UBC Theses and Dissertations
Paul and the body in I Corinthians Iddon, Miranda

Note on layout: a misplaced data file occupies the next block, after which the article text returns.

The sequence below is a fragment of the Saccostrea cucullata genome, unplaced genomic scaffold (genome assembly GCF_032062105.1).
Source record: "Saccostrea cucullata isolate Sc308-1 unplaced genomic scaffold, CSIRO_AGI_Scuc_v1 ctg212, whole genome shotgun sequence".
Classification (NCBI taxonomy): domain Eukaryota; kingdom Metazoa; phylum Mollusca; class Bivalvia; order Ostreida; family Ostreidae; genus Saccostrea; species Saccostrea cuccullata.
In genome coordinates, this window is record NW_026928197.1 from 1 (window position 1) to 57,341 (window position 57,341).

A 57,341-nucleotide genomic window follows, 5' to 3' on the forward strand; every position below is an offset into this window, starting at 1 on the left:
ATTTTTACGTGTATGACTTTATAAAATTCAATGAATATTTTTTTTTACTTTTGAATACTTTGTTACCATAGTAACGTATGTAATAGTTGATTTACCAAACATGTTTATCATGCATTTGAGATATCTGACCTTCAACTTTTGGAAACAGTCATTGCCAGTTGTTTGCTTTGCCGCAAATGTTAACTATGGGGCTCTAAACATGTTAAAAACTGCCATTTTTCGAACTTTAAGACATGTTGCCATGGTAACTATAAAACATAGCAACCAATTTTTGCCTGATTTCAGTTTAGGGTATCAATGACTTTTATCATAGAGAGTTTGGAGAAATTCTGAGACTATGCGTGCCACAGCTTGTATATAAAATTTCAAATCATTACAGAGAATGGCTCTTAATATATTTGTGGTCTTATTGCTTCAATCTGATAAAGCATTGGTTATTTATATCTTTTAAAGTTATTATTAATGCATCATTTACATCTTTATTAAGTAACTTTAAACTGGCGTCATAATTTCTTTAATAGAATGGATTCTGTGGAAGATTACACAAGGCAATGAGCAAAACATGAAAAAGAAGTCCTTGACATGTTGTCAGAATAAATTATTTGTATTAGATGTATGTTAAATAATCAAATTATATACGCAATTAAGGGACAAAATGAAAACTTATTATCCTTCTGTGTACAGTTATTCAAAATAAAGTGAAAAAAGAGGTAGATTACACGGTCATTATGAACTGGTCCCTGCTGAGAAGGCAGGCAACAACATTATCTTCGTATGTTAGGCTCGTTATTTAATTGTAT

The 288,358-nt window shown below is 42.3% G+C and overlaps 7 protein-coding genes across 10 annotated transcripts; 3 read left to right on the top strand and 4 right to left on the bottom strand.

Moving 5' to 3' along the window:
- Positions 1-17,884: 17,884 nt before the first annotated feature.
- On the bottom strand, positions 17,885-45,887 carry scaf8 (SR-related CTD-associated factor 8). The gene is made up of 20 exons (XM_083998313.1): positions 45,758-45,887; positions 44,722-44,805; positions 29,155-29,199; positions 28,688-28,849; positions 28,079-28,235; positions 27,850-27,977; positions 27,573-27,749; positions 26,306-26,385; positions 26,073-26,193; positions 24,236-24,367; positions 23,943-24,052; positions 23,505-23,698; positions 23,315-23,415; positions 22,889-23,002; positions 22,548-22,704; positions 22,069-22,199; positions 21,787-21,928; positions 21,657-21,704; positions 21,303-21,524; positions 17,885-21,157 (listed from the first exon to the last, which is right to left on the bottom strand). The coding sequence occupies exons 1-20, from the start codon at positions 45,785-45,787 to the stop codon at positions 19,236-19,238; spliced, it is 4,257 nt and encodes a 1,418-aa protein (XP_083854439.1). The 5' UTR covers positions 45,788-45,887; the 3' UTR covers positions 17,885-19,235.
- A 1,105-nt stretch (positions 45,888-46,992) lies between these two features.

The purpose of my thesis is to understand the way Paul of Tarsus uses notions of the human body in I Corinthians. Paul's theories of the body have strong links to the Judaism of the late Second Temple Period and first-century Greek culture. These became strong influences in the way he regarded the human body and its application to resolving issues in his undisputed letters. The main themes concern the immaterial aspects of the body, and the individual body as a reflection of the greater social body. Within Greek culture, immaterial aspects of the body were highly regarded, which often caused the material fleshly body to be disregarded. However, Proto-Rabbinic Jewish perceptions towards the body heavily influenced Paul to take the opposite stance from the Greek and argue for a different view of the body. Paul also used the metaphor of a united-individual body to reflect the importance of the united social body for the purpose of eliminating arguments and divisions within the Corinthian community. Three of Paul’s central themes regarding the perception of the body are unity, purity, and bodily control. Unity related to whether the body is itself united and how it relates with other individual bodies as part of the social body, which is created and maintained through control and purity. Paul indicates that when the physical body is controlled and kept pure, all aspects of the body, both material and immaterial, can then honour God. Through this communication, Paul argues against the duality of body and soul and advocates a unity between the material and immaterial parts of the body. Purity can be regarded as a form of protection and control; however, it does take on different forms when related to aspects of the body. Purity is concerned with maintaining the holiness of the body and thus producing a reflection of God. Control of the body is necessary for abstaining from sins that will negatively affect the body. Paul's teachings concerning the body affect the individual body, but have a greater purpose in maintaining the cohesiveness of the social body.
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